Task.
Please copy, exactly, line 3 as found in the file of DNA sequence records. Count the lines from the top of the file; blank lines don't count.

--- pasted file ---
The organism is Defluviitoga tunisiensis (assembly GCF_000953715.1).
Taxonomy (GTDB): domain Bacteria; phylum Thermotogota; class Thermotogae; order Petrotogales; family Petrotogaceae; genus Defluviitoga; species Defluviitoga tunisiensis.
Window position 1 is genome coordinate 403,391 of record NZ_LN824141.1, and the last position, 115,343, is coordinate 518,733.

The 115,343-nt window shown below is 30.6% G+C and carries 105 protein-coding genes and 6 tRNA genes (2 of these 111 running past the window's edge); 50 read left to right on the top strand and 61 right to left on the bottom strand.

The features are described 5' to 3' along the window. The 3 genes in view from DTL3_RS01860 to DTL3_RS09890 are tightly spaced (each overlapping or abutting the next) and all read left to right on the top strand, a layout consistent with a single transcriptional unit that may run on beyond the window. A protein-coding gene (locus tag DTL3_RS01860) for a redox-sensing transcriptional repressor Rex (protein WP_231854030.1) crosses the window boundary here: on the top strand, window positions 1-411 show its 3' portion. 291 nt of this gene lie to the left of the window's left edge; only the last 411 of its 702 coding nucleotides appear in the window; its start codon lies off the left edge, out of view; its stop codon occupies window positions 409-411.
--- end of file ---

Window position 1 is genome coordinate 403,391 of record NZ_LN824141.1, and the last position, 115,343, is coordinate 518,733.